Home Injury 5 self-care tips to relieve pain from Tennis / Golfer’s elbow

5 self-care tips to relieve pain from Tennis / Golfer’s elbow

by Evan Jeffries DPT

Tennis and Golfer’s elbow can be a debilitating condition for people that can limit their function and someone’s ability to enjoy sports. Tennis elbow which is otherwise known as lateral epicondylitis affects the extensor tendon of your elbow and is usually caused by repetitive motions such as a backhand in tennis. Golfer’s elbow which is essentially the opposite affects the medial aspect of the elbow and is otherwise known as medial epicondylitis. It is caused by repetitive flexion in the wrist and ulnar deviation which is seen in a golf swing. Often times people wait too long after symptoms occur, and it goes untreated which makes the rehab that much harder. It is important to be proactive with symptoms and finding the source before it stops someone from playing the sport they love. Here are 5 selfcare tips to relieve pain from Tennis or Golfer’s elbow.


Elbow wrapped in elastic bandage, elbow pain. A child with a therapeutic elastic band on his elbow

What does compression do for an injury? Primarily it helps reduce swelling and keeps blood moving more efficiently in the injured area. Especially while being physically active playing tennis or golf its important to have the most efficient amount of blood flow to keep the area warm. A compression elbow sleeve is a great to get the area warm and get some relief while playing the sport. Essentially, the more blood flow you get to the area the better chance to heal and have a decrease in symptoms. However, compression alone will only be one part of the equation when it comes to decreasing symptoms. People always need to follow up the compression with some form of exercises to work on strength, mobility and function.


Once pain is a symptom for both Tennis elbow and Golfer’s elbow, we know that weakness becomes an issue with both the wrist/elbow and shoulder. There should always be some form of stretching, strengthening (isometric, concentric and eccentric) integrated into a program to reduce symptoms. A recent study looked at a comprehensive rehabilitation program for treating lateral elbow tendinopathy. It concluded that strength exercises should have phases and progressions for scapular strength, wrist and elbow1.  Exercises consists of:

  • Warm up: Arm bike or treadmill
  • Scapular muscle strengthening matrix: Isometric scapular contraction, elastic resistance rows with elbows at side, prone extension with or without a weight
  • Wrist and elbow strengthening matrix:

Phase 1 – Short level isometric wrist extension

Phase 2 – Short lever resisted wrist extension

Phase 3 – Long lever resisted wrist extension

  • Wrist extensors stretching


Cryotherapy is an effective way at reducing pain by causing vasoconstriction of superficial blood vessels therefore reducing pain that may be present.2.  One modality that has been heavily research is ice massage with tendinopathy’s which tennis elbow and golfer’s elbow are. It has shown to reduce pain and allow the individual to start exercising sooner with less discomfort. Other alternatives may include ice pack, cold tub, and actual cryotherapy machine. This can all be effective in conjunction with other treatments. If ice massages are applied, they should be for 3-5 minutes around 3-4 times a day.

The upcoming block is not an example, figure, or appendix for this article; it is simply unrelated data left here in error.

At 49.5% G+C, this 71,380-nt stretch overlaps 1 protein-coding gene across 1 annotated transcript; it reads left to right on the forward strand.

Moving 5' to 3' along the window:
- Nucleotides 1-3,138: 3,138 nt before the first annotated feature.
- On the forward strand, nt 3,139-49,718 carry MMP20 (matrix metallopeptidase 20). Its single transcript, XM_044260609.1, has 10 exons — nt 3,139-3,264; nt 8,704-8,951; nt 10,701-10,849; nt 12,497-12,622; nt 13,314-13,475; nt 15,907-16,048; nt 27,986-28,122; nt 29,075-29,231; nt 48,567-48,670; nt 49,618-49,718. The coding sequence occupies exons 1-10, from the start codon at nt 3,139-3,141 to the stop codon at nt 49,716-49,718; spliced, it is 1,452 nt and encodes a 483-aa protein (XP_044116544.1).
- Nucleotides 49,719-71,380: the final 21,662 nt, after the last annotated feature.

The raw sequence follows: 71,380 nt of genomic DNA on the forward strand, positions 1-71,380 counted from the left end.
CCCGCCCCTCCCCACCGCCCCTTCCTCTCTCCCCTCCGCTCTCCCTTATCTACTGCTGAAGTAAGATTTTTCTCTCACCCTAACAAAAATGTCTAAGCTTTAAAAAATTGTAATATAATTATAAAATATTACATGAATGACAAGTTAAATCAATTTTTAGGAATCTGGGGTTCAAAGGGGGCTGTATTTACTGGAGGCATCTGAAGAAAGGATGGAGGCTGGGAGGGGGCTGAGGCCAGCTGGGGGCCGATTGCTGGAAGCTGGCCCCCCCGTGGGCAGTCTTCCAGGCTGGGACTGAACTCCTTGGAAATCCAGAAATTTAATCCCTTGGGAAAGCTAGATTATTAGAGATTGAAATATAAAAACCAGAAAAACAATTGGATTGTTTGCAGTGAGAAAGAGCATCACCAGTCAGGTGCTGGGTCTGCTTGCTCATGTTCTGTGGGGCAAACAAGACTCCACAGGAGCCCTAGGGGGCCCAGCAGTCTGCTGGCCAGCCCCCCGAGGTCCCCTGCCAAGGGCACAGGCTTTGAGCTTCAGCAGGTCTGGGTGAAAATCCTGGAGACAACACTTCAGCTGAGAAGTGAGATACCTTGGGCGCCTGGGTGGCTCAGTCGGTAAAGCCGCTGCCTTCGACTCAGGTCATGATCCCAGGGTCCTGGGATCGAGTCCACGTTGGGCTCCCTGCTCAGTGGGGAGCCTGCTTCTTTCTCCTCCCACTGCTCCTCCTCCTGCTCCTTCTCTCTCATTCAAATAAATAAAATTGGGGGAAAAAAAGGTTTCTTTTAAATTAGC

Even though Tennis Elbow and Golfer’s elbow have names derived from sports most of these conditions happen from everyday jobs that involve a computer or phone. An ergonomic assessment at your work might be a great idea to make sure the desk/mouse and keyboard are all set up for success. This will help reduce the workload on the extensor or flexor tendons of your elbow. Recently, an ergonomic mouse has been shown to reduce symptoms and it keeps your hand in more of a neutral/anatomical position reducing stress load on your extensor tendons. It’s important to let someone come evaluate your workstation to give you the best chance at success and reduction of symptoms.


One thing we know is that Tennis Elbow and Golfer’s elbow can be really painful. Counterforce braces have been proven to be successful in early stages of rehab for improving pain thresholds.3. The idea of the brace is that it places tension on a more distal segment of the tendon while allowing time for the more proximal tendons near the insertion point to heal.  This allows people to get back to sports or jobs that require repetitive movements.  The brace shouldn’t be worn at rest but more during activity.
Zamst carries braces specifically for the elbow called Zamst Elbow Band, which help reducing elbow strain and relieving common pain from tendonitis. It can be used for both inner and outer elbow strain as well.


EVAN JEFFRIES is a physical therapist with a Doctorate in Physical Therapy (DPT) from the University of St. Augustine for Health Sciences.  He is also the owner of Evolving Motion and has vast knowledge of the musculoskeletal system and has treated many orthopedic conditions by bringing a proactive approach to healthcare and lifestyle.  Recently he has also been active on social media as an injury analyst mainly in related to injuries NBA players have sustained.   Evan can be followed on his social media accounts.




  1. Day JM, Lucado AM, Uhl TL. A Comprehensive rehabilitation program for treating lateral elbow tendinopathy.  J Sports Phys Ther. 2019 Sep; 14(5): 818-829
  2. Christmas KM Patik JC Khoshnevis S, et al. Pronounced and sustained cutaneous vasoconstriction during and following cryotherapy treatment: Role of neurotransmitters released from sympathetic nerves. Microvasc Res. 2018; 115: 52-57. 
  3. Borkholder CD Hill VA Fess EE. The efficacy of splinting for lateral epicondylitis: a systematic review. J Hand Ther.2004; 17: 181-199. 

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